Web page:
In 1921, London, Julia Howard is just like the paper doll her father created in her image for his toy factory: perfectly assembled, well behaved, and lacking personality. Mr. Howard’s once-flourishing business now faces bankruptcy, so he hires a new manager, Doctor Martin Lee-Tafford, emotionally scarred from the war. Martin and Julia feel an instant connection to one another, but Julia soon marries wealthy businessman Latham Miller to please her ailing father. Latham, naturally, proves to be possessive, calculating and unfaithful. Julia and Martin meet one day, and they easily enter into an illicit affair. Sure that Latham will never let her go, Julia suffers in her marriage while Martin moves on and re-enters the field of doctoring.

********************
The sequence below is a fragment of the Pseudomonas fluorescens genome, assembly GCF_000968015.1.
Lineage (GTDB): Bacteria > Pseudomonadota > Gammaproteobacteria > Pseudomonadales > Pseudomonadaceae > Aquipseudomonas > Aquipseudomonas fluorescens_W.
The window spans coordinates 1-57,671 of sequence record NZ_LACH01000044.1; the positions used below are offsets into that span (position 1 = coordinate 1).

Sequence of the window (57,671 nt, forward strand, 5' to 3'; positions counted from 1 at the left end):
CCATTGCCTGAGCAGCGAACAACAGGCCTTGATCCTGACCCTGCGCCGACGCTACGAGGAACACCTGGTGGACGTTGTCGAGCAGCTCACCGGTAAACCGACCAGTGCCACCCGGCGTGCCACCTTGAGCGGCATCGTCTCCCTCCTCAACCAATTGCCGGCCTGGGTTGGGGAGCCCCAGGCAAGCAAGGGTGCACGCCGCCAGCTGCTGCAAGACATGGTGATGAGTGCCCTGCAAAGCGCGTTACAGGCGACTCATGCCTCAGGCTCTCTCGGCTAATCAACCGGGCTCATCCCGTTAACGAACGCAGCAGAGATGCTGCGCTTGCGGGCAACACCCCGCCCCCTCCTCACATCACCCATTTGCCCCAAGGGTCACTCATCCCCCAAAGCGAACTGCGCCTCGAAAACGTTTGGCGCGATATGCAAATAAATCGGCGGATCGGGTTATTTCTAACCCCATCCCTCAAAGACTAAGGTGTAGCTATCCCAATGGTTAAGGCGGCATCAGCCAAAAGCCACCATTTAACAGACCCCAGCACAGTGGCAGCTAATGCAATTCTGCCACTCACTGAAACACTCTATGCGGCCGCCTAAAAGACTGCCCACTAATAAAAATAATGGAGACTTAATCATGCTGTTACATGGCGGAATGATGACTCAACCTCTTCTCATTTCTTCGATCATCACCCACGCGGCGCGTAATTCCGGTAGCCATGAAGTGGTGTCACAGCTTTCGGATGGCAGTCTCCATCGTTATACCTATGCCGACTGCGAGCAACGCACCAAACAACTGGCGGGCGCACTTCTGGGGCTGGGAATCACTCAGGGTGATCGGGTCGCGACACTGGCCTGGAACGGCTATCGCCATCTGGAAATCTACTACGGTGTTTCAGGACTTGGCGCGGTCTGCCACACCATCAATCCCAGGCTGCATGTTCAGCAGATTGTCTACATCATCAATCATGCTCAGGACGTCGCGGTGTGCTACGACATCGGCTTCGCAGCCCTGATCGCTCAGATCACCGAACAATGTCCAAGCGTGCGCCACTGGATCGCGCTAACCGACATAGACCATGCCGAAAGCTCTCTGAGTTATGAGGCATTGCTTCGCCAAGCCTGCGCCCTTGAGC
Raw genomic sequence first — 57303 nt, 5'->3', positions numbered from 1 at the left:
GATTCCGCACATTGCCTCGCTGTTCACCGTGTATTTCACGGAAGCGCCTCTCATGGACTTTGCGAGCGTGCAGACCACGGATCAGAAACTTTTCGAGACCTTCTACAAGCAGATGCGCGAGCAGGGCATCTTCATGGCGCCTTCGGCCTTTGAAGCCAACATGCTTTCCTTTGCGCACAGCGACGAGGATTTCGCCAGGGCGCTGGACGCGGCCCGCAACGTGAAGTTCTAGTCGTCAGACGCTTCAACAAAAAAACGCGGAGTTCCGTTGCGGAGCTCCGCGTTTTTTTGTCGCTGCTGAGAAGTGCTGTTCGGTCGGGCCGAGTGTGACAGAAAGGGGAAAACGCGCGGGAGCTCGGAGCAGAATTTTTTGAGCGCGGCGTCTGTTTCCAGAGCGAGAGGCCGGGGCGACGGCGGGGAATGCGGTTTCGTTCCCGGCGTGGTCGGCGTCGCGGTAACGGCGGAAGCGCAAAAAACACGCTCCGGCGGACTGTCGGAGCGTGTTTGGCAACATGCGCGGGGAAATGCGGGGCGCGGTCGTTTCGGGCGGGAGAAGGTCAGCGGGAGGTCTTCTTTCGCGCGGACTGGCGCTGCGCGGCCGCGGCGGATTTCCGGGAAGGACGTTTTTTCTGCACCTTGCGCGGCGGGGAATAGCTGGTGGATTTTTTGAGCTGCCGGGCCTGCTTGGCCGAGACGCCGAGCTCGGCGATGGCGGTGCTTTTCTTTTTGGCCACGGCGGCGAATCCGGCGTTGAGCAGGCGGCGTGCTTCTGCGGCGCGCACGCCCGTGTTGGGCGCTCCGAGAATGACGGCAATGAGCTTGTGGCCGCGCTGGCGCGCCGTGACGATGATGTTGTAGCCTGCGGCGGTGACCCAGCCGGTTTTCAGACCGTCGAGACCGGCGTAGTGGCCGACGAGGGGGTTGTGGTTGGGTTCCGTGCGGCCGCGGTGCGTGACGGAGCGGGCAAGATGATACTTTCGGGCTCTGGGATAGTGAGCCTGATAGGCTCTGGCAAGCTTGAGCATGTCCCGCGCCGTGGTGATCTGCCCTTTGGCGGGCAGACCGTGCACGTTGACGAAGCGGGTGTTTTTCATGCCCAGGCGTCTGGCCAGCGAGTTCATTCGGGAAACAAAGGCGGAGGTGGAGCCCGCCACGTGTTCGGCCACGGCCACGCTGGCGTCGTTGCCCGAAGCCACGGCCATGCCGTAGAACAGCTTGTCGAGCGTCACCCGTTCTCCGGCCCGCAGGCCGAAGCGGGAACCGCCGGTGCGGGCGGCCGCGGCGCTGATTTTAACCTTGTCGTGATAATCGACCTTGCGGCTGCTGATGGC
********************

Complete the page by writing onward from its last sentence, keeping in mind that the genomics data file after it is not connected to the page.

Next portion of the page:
While the story has great promise, Woods only touches the surface of some of the more interesting aspects, like Martin’s recovery. Julia’s constant naivety and lack of backbone create a rather frustrating heroine. For example, when Latham decides to transform her father’s beloved toy factory into a domestic wares factory, she barely bats an eye. Despite the hardships in her life, Julia meekly does as she’s told, even when abused. She only makes her own decisions at the very end of the story, when convenient plot developments make the story unravel a bit too neatly. Like a paper doll, this story is a bit stiff, artificial, and easily forgotten when more exciting enticements present themselves.